Many companies, individuals, and services exist to assist author-entrepreneurs with the self-publishing process, at various costs, so you can heave a sigh of relief: You aren’t expected to figure it all out yourself. (Whew!) What that looks like is different for everyone. Some people hire a project manager to oversee the process and hire individual contractors. Some people hire a copy editor and a designer. Some people hire a proofreader. Some people hire all three of those people, and more.
"Many companies, individuals, and services exist to assist author-entrepreneurs with the self-publishing process." (Tweet)
Does it seem like it would be easier to hand the process over to a publisher and call it a day? Self-publishing has pros and cons. Let’s walk through some of the big ones.
So much falls into the “pro” column, but the biggest is control. As an entrepreneur, you know how critical your brand is. Your book is an extension of that brand, so you want to be in control of the book on every level: the product, the time line, the marketing plan, and more. You want to choose your cover designer — and the final design. You want to decide when the book will launch and what you will do to promote it on (and beyond) launch day.
Your book can be a passive income stream, particularly as time goes on. (Tweet)
Another big pro is financial. Your book can be a passive income stream, particularly as time goes on. (Once it’s out there in the world, it stays there. People can always find your book in an Amazon search.) When you self-publish, you keep much more of your profit. Traditional book publishing contracts are written in favor of — surprise! — the publishing house, not the author. Many authors earn just 10% of each book sold — and that’s after they’ve “earned back” any money that was paid up-front in the form of an advance. (The full term is “advance against royalties.” Let’s say a publisher offered you a deal that included a $5,000 advance and then 10% royalties after the advance “earned out.” That If your book retails for $10, that means you’re looking at $1 per book sold — AFTER the first 5,000 books sell. Tricky business!)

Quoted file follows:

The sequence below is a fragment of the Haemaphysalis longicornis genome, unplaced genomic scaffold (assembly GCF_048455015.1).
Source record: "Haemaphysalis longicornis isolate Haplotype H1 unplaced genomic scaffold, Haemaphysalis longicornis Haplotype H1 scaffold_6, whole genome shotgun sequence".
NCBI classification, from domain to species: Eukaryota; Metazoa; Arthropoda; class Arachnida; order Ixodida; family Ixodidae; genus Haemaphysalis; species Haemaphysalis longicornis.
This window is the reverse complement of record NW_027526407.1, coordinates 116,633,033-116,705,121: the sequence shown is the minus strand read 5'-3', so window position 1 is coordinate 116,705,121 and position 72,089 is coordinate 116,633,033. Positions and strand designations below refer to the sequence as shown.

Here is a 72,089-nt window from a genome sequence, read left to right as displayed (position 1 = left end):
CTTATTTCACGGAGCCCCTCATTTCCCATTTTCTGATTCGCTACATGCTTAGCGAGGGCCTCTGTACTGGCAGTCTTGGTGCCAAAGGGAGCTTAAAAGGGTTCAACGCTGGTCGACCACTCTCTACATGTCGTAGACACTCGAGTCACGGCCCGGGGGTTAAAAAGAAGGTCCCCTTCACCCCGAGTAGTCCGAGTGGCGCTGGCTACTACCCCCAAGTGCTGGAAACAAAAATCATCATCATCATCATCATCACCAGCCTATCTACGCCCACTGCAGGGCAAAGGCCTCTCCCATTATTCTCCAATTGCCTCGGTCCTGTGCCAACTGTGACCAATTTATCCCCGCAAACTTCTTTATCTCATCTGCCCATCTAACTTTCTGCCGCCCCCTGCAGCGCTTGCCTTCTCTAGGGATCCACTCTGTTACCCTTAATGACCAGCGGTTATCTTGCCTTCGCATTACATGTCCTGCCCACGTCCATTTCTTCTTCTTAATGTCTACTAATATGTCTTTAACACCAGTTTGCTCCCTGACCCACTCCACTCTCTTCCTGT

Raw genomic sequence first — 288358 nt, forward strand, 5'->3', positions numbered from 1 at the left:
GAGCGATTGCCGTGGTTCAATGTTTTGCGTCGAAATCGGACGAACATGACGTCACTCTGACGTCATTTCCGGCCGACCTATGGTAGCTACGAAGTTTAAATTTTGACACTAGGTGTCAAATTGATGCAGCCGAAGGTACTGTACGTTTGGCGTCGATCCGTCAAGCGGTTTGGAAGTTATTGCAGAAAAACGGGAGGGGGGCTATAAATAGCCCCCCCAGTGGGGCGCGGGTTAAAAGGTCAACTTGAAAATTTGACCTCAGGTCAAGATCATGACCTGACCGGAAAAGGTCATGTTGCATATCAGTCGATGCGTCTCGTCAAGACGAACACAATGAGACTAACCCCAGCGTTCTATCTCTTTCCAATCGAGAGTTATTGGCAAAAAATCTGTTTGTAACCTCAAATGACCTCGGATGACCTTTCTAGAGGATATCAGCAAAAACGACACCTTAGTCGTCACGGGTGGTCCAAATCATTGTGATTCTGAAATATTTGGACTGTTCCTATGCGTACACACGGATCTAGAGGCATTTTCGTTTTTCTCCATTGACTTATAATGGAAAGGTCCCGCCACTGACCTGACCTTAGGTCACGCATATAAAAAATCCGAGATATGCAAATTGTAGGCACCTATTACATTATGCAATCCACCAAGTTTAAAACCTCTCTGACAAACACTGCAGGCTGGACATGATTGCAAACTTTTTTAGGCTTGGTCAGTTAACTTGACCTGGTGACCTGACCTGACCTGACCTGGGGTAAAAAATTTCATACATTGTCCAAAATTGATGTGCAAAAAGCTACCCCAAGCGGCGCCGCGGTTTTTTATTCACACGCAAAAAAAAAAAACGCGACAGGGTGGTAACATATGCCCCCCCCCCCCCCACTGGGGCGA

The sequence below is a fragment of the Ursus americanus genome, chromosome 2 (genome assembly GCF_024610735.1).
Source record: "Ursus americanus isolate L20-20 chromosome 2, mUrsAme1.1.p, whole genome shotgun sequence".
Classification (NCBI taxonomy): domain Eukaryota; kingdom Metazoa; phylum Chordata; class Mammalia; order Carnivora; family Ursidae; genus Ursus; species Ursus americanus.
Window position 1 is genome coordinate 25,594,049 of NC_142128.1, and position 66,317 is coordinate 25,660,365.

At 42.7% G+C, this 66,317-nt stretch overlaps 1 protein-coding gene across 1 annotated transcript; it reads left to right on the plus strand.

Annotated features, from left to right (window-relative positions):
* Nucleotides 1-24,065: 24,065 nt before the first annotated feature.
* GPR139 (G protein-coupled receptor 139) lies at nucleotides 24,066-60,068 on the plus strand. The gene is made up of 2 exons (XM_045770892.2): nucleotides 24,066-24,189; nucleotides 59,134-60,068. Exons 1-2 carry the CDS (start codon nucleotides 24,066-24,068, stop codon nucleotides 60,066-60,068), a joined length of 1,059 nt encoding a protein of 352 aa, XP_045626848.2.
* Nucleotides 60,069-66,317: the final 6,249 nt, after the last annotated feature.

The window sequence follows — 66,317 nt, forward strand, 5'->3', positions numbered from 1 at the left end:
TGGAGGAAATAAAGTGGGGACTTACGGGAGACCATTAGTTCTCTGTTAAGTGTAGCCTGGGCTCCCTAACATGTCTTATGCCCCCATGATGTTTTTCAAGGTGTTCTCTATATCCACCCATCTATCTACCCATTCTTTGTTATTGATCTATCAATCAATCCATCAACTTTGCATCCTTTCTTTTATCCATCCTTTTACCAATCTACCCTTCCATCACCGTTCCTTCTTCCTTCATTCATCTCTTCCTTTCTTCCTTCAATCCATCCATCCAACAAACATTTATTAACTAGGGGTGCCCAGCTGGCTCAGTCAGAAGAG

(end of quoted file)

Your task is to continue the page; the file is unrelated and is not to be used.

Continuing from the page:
The flip side of having control, of course, is that you have much more work to do to keep the project moving forward than someone being published traditionally does. (More on that process in next week’s blog.) You already have a full plate.
(As someone who self-published myself, I don’t necessarily see this as a con. I knew how I wanted to position my book, and I was willing to do the work, so it made sense for me to self-publish. It didn’t hurt that the self-publishing process through Amazon is pretty foolproof.)
With regard to money, there definitely are more up-front expenses with self-publishing, as you’re paying for your team and marketing. (Don’t be fooled, though: MANY author-entrepreneurs hire editors and spend money marketing even if they publish traditionally. So it’s not necessarily an either-or situation. Unless you’re Tom Clancy or Brene Brown, you aren’t getting a six-figure marketing budget from a publishing house. Those days are long gone, publishing folks will tell you.)
MANY author-entrepreneurs hire editors and spend money marketing even if they publish traditionally. (Tweet)